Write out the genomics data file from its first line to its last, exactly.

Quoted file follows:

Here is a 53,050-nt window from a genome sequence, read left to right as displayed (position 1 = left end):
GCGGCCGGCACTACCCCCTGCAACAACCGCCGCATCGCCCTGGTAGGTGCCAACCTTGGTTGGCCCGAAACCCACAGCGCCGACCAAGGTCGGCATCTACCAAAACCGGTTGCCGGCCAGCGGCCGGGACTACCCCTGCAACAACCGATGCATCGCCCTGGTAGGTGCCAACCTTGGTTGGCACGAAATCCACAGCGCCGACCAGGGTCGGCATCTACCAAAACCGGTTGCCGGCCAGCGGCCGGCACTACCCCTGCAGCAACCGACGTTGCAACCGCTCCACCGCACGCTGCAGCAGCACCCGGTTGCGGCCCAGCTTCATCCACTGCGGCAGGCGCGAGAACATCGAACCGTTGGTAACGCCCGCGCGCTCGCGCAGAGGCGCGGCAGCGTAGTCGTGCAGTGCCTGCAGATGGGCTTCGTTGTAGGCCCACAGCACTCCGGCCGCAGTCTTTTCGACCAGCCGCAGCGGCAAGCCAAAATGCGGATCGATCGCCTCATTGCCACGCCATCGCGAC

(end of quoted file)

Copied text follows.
Here is a 53,050-nt window from a genome sequence, read left to right as displayed (position 1 = left end):
GCGGCCGGCACTACCCCCTGCAACAACCGCCGCATCGCCCTGGTAGGTGCCAACCTTGGTTGGCCCGAAACCCACAGCGCCGACCAAGGTCGGCATCTACCAAAACCGGTTGCCGGCCAGCGGCCGGGACTACCCCTGCAACAACCGATGCATCGCCCTGGTAGGTGCCAACCTTGGTTGGCACGAAATCCACAGCGCCGACCAGGGTCGGCATCTACCAAAACCGGTTGCCGGCCAGCGGCCGGCACTACCCCTGCAGCAACCGACGTTGCAACCGCTCCACCGCACGCTGCAGCAGCACCCGGTTGCGGCCCAGCTTCATCCACTGCGGCAGGCGCGAGAACATCGAACCGTTGGTAACGCCCGCGCGCTCGCGCAGAGGCGCGGCAGCGTAGTCGTGCAGTGCCTGCAGATGGGCTTCGTTGTAGGCCCACAGCACTCCGGCCGCAGTCTTTTCGACCAGCCGCAGCGGCAAGCCAAAATGCGGATCGATCGCCTCATTGCCACGCCATCGCGAC